If you are active on social media, you may have encountered some of the worst brand fails. As an example, whenever there is a major event such as the death of a pop icon or a major international political scandal, brands are tempted to jump on trending topics or hashtags and share their own takes. This can often backfire, earning criticism and even negative reviews of your business. Here are five ways to avoid embarrassing brand mistakes on social media:
1. Resist The Urge To Insert Your Product Insensitively
When people are mourning the loss of a cultural icon or shocked in the wake of a major catastrophe, it’s best not to insert your product ham-fistedly into the conversation. When pop icon Prince died, for example, countless brands referenced his famous hit ‘Purple Rain’ by sharing purple product images, direct quotes or tributes. This can read as insincere and trying to gain attention on the back of a tragic event, and can draw followers’ wrath.
2. Guage The Tone Before You Share
During a frustrating event, such as an area-wide electricity blackout, a humorous tweet or Facebook post that references the situation can work. Because this type of event doesn’t involve death or loss, it’s easier to make light of the situation without causing offence. Always guage the tone of an event and consider whether your social media post could put people’s backs up my making light of (or trying to capitalise on) a serious situation.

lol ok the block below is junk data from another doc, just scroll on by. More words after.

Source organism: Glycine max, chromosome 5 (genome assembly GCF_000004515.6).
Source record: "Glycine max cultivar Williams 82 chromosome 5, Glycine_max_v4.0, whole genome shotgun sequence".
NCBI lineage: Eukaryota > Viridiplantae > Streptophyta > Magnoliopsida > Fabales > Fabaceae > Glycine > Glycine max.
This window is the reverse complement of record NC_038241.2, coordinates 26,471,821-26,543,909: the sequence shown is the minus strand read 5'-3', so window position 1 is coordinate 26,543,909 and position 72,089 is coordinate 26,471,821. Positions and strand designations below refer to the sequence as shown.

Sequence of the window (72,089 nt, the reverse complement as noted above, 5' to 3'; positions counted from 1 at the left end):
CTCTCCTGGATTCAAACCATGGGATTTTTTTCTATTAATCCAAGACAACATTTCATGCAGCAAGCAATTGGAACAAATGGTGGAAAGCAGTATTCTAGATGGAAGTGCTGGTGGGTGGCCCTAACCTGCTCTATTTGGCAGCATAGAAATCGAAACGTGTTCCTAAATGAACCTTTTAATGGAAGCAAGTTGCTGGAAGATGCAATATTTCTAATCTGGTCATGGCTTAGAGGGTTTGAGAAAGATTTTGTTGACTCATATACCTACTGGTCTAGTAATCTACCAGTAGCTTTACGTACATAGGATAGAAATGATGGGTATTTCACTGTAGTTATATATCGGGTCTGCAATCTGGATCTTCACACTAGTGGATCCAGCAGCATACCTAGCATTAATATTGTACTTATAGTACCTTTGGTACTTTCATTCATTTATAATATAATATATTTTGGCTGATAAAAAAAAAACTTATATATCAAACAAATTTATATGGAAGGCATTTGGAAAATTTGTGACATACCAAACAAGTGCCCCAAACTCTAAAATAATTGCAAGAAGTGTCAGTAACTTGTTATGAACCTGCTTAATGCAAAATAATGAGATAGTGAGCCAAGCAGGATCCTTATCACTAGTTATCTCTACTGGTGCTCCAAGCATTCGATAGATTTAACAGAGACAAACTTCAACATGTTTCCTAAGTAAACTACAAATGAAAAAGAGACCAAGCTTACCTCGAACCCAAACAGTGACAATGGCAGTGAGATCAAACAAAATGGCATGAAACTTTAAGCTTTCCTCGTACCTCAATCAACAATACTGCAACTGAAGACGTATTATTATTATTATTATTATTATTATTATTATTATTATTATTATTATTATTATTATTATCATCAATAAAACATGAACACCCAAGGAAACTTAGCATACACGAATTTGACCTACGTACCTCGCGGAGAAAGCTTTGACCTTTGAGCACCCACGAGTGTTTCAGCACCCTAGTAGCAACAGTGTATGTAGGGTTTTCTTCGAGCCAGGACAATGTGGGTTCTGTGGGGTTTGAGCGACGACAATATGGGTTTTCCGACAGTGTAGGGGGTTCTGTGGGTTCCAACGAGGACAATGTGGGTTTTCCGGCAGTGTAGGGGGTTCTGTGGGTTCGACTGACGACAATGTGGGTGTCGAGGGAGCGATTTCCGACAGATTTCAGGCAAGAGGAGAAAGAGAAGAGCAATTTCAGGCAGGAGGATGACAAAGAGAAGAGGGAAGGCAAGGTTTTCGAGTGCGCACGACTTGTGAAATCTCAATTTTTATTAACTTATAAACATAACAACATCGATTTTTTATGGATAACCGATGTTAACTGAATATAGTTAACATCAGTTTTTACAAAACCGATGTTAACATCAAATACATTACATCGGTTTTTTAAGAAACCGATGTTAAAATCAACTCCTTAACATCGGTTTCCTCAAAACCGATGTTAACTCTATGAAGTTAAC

3. Don’t Reach Too Hard To Make An Event About Your Brand
It’s often embarrassing when brands take major events completely unrelated to their product or image and try to name-check themselves in social media posts. For example, when David Bowie died the shoe brand Crocs shared a picture of a plain pair of Crocs with Bowie’s famous lightning bolt symbol superimposed. There wasn’t any obvious connection between the rock icon and the product Crocs were promoting. This drew understandable criticism.
4. Don’t Imitate The Social Media Methods Of Big Brands Without Help
Sometimes small businesses attempt to follow big brands’ leads and reference current affairs and trending topics. Yet big brands have social media agencies and experts advising them on what to share and how to make their content fit their brand. If you do think a major event is relevant to your brand and you should post about it, make sure you run your post past social media strategists first.
5. Maintain Internal Guidelines That Will Avoid Social Media Don’ts
To avoid major social media ‘don’ts’, it’s best to maintain internal guidelines that state what content may be shared and what is off-limits. It’s best to get help from an agency in putting together content guidelines that will keep you clear of controversy.